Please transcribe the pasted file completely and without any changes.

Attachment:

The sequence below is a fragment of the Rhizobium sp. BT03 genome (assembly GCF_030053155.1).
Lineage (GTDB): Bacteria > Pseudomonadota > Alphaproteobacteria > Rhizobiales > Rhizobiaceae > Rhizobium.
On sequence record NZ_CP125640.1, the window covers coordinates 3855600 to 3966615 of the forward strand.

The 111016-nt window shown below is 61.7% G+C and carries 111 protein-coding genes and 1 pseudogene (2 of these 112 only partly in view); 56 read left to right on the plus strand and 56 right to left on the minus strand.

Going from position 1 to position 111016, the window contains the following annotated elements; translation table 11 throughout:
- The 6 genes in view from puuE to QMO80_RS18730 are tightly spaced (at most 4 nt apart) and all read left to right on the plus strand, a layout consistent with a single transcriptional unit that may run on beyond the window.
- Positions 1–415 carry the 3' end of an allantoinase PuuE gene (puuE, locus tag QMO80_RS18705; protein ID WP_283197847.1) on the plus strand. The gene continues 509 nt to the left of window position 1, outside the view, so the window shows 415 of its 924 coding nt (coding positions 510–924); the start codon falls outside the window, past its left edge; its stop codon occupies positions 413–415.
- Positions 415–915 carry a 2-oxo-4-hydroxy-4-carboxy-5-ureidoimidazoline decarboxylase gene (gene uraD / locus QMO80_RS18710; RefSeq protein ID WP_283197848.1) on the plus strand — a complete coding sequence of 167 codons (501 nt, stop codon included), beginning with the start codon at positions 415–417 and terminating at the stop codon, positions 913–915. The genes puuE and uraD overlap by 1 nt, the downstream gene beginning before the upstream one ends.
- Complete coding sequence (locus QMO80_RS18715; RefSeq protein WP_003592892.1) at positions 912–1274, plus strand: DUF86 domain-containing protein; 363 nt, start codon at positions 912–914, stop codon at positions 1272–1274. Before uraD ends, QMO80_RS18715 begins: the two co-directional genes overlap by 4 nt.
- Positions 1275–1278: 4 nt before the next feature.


The sequence below is a fragment of the Rhizobium sp. BT03 genome (assembly GCF_030053155.1).
Lineage (GTDB): Bacteria > Pseudomonadota > Alphaproteobacteria > Rhizobiales > Rhizobiaceae > Rhizobium.
On sequence record NZ_CP125640.1, the window covers coordinates 3855600 to 3966615 of the forward strand.

The 111016-nt window shown below is 61.7% G+C and carries 111 protein-coding genes and 1 pseudogene (2 of these 112 only partly in view); 56 read left to right on the plus strand and 56 right to left on the minus strand.

Going from position 1 to position 111016, the window contains the following annotated elements; translation table 11 throughout:
- The 6 genes in view from puuE to QMO80_RS18730 are tightly spaced (at most 4 nt apart) and all read left to right on the plus strand, a layout consistent with a single transcriptional unit that may run on beyond the window.
- Positions 1–415 carry the 3' end of an allantoinase PuuE gene (puuE, locus tag QMO80_RS18705; protein ID WP_283197847.1) on the plus strand. The gene continues 509 nt to the left of window position 1, outside the view, so the window shows 415 of its 924 coding nt (coding positions 510–924); the start codon falls outside the window, past its left edge; its stop codon occupies positions 413–415.
- Positions 415–915 carry a 2-oxo-4-hydroxy-4-carboxy-5-ureidoimidazoline decarboxylase gene (gene uraD / locus QMO80_RS18710; RefSeq protein ID WP_283197848.1) on the plus strand — a complete coding sequence of 167 codons (501 nt, stop codon included), beginning with the start codon at positions 415–417 and terminating at the stop codon, positions 913–915. The genes puuE and uraD overlap by 1 nt, the downstream gene beginning before the upstream one ends.
- Complete coding sequence (locus QMO80_RS18715; RefSeq protein WP_003592892.1) at positions 912–1274, plus strand: DUF86 domain-containing protein; 363 nt, start codon at positions 912–914, stop codon at positions 1272–1274. Before uraD ends, QMO80_RS18715 begins: the two co-directional genes overlap by 4 nt.
- Positions 1275–1278: 4 nt before the next feature.